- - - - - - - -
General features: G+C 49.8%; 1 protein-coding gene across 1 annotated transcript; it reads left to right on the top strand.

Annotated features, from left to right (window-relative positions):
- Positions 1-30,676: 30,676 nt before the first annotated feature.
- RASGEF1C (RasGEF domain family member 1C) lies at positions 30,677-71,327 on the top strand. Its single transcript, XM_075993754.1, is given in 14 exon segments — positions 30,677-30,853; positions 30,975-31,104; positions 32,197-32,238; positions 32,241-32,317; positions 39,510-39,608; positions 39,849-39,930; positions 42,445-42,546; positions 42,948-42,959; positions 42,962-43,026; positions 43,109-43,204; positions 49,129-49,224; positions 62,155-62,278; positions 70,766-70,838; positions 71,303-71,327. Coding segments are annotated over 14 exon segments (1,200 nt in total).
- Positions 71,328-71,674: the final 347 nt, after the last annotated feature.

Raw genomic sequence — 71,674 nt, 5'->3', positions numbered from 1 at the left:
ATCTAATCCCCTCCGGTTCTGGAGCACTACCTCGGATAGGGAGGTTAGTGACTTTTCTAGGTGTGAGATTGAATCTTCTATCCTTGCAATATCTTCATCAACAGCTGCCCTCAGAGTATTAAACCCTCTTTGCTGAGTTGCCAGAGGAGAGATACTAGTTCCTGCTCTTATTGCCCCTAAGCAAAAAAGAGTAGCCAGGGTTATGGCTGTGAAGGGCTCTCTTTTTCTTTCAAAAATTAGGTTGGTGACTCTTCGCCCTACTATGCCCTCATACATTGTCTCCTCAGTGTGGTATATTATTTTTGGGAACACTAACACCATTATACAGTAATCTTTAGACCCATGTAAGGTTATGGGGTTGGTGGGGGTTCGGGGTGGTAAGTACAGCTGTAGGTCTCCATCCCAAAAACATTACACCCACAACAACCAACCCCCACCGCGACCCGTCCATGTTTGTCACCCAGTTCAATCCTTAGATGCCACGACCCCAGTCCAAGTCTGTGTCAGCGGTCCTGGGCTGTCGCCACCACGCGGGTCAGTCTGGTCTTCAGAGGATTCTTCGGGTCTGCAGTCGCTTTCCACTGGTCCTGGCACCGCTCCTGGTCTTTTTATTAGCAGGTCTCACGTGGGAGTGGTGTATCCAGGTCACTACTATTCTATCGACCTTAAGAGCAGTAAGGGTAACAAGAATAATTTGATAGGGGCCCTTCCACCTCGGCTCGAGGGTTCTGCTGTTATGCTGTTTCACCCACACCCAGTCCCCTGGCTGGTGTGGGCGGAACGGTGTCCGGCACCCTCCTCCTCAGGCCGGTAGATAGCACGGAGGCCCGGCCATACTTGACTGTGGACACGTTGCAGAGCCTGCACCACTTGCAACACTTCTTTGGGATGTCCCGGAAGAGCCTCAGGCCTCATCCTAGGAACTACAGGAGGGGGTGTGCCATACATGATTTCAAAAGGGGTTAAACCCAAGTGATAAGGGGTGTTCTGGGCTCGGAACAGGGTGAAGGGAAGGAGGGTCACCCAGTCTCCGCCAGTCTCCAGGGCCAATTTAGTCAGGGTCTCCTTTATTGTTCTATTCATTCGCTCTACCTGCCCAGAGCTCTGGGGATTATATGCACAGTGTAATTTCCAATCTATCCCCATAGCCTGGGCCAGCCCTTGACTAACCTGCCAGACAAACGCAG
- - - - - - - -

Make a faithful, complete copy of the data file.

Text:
General features: G+C 49.8%; 1 protein-coding gene across 1 annotated transcript; it reads left to right on the top strand.

Annotated features, from left to right (window-relative positions):
- Positions 1-30,676: 30,676 nt before the first annotated feature.
- RASGEF1C (RasGEF domain family member 1C) lies at positions 30,677-71,327 on the top strand. Its single transcript, XM_075993754.1, is given in 14 exon segments — positions 30,677-30,853; positions 30,975-31,104; positions 32,197-32,238; positions 32,241-32,317; positions 39,510-39,608; positions 39,849-39,930; positions 42,445-42,546; positions 42,948-42,959; positions 42,962-43,026; positions 43,109-43,204; positions 49,129-49,224; positions 62,155-62,278; positions 70,766-70,838; positions 71,303-71,327. Coding segments are annotated over 14 exon segments (1,200 nt in total).
- Positions 71,328-71,674: the final 347 nt, after the last annotated feature.

Raw genomic sequence — 71,674 nt, 5'->3', positions numbered from 1 at the left:
ATCTAATCCCCTCCGGTTCTGGAGCACTACCTCGGATAGGGAGGTTAGTGACTTTTCTAGGTGTGAGATTGAATCTTCTATCCTTGCAATATCTTCATCAACAGCTGCCCTCAGAGTATTAAACCCTCTTTGCTGAGTTGCCAGAGGAGAGATACTAGTTCCTGCTCTTATTGCCCCTAAGCAAAAAAGAGTAGCCAGGGTTATGGCTGTGAAGGGCTCTCTTTTTCTTTCAAAAATTAGGTTGGTGACTCTTCGCCCTACTATGCCCTCATACATTGTCTCCTCAGTGTGGTATATTATTTTTGGGAACACTAACACCATTATACAGTAATCTTTAGACCCATGTAAGGTTATGGGGTTGGTGGGGGTTCGGGGTGGTAAGTACAGCTGTAGGTCTCCATCCCAAAAACATTACACCCACAACAACCAACCCCCACCGCGACCCGTCCATGTTTGTCACCCAGTTCAATCCTTAGATGCCACGACCCCAGTCCAAGTCTGTGTCAGCGGTCCTGGGCTGTCGCCACCACGCGGGTCAGTCTGGTCTTCAGAGGATTCTTCGGGTCTGCAGTCGCTTTCCACTGGTCCTGGCACCGCTCCTGGTCTTTTTATTAGCAGGTCTCACGTGGGAGTGGTGTATCCAGGTCACTACTATTCTATCGACCTTAAGAGCAGTAAGGGTAACAAGAATAATTTGATAGGGGCCCTTCCACCTCGGCTCGAGGGTTCTGCTGTTATGCTGTTTCACCCACACCCAGTCCCCTGGCTGGTGTGGGCGGAACGGTGTCCGGCACCCTCCTCCTCAGGCCGGTAGATAGCACGGAGGCCCGGCCATACTTGACTGTGGACACGTTGCAGAGCCTGCACCACTTGCAACACTTCTTTGGGATGTCCCGGAAGAGCCTCAGGCCTCATCCTAGGAACTACAGGAGGGGGTGTGCCATACATGATTTCAAAAGGGGTTAAACCCAAGTGATAAGGGGTGTTCTGGGCTCGGAACAGGGTGAAGGGAAGGAGGGTCACCCAGTCTCCGCCAGTCTCCAGGGCCAATTTAGTCAGGGTCTCCTTTATTGTTCTATTCATTCGCTCTACCTGCCCAGAGCTCTGGGGATTATATGCACAGTGTAATTTCCAATCTATCCCCATAGCCTGGGCCAGCCCTTGACTAACCTGCCAGACAAACGCAG